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Knowing When Fish Is Cooked

Most fish is perfectly cooked when the interior loses it opaque or raw coloring. Tuna is an exception, since it should always be served with an interior that ranges from raw to medium rare. Some cooks prefer slightly undercooked fish so that the thickest part of the fish has not quite lost its opaque coloring. This is a matter of personal preference.

Use one or a combination of any of the following techniques for determining doneness. When in doubt, err on the side of undercooking fish. If the fish is not fully cooked, it can always be returned to the barbecue, broiler, microwave, or sauté pan. Overcooked fish is a taste disaster.

Using a knife and fork, try separating the flesh. The moment the fish begins to flake when prodded with a fork, it’s done.

Using the blunt end of a bamboo chopstick, gently push on the fish. The fish is perfectly cooked when the chopstick sinks easily into the interior of the fish.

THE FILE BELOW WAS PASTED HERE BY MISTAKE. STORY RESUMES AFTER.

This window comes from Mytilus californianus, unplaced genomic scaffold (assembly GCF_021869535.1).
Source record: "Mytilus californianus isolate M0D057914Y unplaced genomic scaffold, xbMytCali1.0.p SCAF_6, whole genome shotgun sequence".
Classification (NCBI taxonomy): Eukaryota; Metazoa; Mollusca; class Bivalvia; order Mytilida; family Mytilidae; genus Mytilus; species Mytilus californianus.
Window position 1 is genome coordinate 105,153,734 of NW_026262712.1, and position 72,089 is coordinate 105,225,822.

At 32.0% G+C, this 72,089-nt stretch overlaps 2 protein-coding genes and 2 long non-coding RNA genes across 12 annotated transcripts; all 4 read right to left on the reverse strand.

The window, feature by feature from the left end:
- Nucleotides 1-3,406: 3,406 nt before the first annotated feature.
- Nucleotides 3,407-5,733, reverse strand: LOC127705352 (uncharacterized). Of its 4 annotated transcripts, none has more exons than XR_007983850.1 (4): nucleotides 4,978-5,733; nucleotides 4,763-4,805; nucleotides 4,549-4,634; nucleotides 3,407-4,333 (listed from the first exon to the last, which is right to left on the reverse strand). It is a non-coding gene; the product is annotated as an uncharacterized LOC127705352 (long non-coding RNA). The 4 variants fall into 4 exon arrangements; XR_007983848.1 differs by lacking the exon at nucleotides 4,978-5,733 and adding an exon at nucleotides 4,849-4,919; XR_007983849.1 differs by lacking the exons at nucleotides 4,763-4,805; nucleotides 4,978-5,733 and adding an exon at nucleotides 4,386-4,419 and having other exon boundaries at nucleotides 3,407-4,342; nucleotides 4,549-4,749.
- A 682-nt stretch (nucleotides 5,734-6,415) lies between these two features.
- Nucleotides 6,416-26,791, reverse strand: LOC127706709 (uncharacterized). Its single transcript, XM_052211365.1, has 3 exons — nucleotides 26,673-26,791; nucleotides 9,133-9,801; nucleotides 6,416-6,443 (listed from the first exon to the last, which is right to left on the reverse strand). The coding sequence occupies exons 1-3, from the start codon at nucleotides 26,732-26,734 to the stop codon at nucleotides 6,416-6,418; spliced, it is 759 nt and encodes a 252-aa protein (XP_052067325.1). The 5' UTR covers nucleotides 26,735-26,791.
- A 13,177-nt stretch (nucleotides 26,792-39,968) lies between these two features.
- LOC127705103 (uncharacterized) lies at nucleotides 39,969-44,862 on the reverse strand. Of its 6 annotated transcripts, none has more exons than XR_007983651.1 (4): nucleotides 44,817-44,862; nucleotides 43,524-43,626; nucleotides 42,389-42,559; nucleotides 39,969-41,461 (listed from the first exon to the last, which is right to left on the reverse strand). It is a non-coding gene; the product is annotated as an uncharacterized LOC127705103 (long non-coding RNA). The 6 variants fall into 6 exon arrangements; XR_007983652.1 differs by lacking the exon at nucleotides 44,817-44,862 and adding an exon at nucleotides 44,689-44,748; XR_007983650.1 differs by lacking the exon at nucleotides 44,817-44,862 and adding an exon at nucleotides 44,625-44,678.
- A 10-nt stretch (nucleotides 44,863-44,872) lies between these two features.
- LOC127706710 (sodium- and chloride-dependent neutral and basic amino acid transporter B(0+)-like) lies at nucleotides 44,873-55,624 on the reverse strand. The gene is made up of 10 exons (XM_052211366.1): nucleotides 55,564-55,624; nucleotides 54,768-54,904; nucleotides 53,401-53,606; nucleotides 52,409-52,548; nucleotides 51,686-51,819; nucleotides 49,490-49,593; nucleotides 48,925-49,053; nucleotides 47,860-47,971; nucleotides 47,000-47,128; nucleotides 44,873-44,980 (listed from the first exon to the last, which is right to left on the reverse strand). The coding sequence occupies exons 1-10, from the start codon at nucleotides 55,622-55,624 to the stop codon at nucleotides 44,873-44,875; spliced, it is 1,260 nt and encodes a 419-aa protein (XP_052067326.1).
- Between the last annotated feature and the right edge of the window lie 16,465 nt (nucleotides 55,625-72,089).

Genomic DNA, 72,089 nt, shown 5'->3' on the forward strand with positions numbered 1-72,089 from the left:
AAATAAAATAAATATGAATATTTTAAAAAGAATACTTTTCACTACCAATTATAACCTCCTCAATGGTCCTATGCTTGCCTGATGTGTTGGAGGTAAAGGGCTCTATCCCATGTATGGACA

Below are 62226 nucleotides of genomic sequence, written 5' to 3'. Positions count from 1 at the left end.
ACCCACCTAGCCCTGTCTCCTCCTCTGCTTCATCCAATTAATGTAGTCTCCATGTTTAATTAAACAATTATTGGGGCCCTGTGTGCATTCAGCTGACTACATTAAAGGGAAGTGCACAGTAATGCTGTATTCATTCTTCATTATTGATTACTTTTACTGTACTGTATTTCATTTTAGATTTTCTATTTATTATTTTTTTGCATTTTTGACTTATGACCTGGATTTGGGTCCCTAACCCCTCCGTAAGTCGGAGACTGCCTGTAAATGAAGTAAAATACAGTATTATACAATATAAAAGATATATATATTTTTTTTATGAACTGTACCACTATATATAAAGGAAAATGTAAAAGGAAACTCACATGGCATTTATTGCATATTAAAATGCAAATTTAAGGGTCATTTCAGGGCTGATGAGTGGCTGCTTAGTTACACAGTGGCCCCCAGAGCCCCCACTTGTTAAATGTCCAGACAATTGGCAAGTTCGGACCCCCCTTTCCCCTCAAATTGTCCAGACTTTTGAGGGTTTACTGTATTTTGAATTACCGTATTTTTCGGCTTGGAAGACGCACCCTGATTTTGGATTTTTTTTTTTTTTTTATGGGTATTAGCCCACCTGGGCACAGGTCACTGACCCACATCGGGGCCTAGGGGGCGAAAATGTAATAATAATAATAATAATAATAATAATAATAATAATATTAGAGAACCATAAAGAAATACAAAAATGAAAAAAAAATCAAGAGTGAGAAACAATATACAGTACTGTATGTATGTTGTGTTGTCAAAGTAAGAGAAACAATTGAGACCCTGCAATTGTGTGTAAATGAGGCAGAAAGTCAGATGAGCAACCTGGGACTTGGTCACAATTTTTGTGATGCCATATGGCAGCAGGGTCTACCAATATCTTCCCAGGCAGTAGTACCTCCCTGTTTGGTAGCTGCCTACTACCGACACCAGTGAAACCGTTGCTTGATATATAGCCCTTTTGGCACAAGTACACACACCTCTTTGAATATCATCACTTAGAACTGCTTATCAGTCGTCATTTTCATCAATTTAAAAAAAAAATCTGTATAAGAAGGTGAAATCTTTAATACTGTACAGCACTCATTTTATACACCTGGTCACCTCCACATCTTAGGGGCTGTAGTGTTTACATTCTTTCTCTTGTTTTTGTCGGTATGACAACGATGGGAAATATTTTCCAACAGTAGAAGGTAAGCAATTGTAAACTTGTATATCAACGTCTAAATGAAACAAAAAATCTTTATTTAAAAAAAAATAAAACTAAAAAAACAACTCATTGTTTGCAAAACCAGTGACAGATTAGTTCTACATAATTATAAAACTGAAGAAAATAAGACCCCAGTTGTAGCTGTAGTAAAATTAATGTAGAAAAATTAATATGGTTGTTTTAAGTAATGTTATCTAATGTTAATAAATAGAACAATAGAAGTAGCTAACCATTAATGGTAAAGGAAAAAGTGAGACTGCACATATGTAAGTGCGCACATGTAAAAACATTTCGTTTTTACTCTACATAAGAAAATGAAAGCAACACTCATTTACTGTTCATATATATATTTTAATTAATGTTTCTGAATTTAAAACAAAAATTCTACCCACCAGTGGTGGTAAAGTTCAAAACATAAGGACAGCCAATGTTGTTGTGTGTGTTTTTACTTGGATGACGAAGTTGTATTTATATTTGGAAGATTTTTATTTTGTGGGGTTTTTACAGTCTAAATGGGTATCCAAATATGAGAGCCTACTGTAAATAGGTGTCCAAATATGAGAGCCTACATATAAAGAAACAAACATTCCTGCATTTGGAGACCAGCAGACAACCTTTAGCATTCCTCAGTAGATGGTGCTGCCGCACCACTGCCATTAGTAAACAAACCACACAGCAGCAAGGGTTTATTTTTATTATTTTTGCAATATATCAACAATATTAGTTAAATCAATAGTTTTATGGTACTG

Insert an instant–read meat thermometer into the deepest part of the fish. Cook the fish to 135°F for slightly undercooked and 140°F for fully cooked.

“Flaky” or “firm” is a useful way to categorize fish and these terms help determine the cooking technique. The barbecue technique, for example, differs radically depending on whether the fish is firm or flaky. A lowfat firm fish such as swordfish quickly loses its moist interior even when slightly overcooked, while a less firm, higher fat fish such as salmon or black cod (sablefish) can be overcooked and still be moist. If you are new to fish cooking, choose a flaky fish with a high fat content; the results are more dependable.

Flaky fish has a rather loosely knit grain structure, which often appears in a herringbone pattern. When bent slightly the flesh will begin to tear. Examples of flaky fish, listed in order of fat content are: American sole, petrale sole, freshwater bass, sea trout, bluefish, butterfish, Atlantic croaker, black sea bass, pike, Pollack, rockfish, snapper, lemon sole, catfish, walleyed pike, tilapia, trout, black cod (sablefish), grouper, halibut, monkfish, orange roughy, striped bass, Atlantic salmon, arctic char, Chilean sea bass, coho salmon, sockeye salmon, king salmon.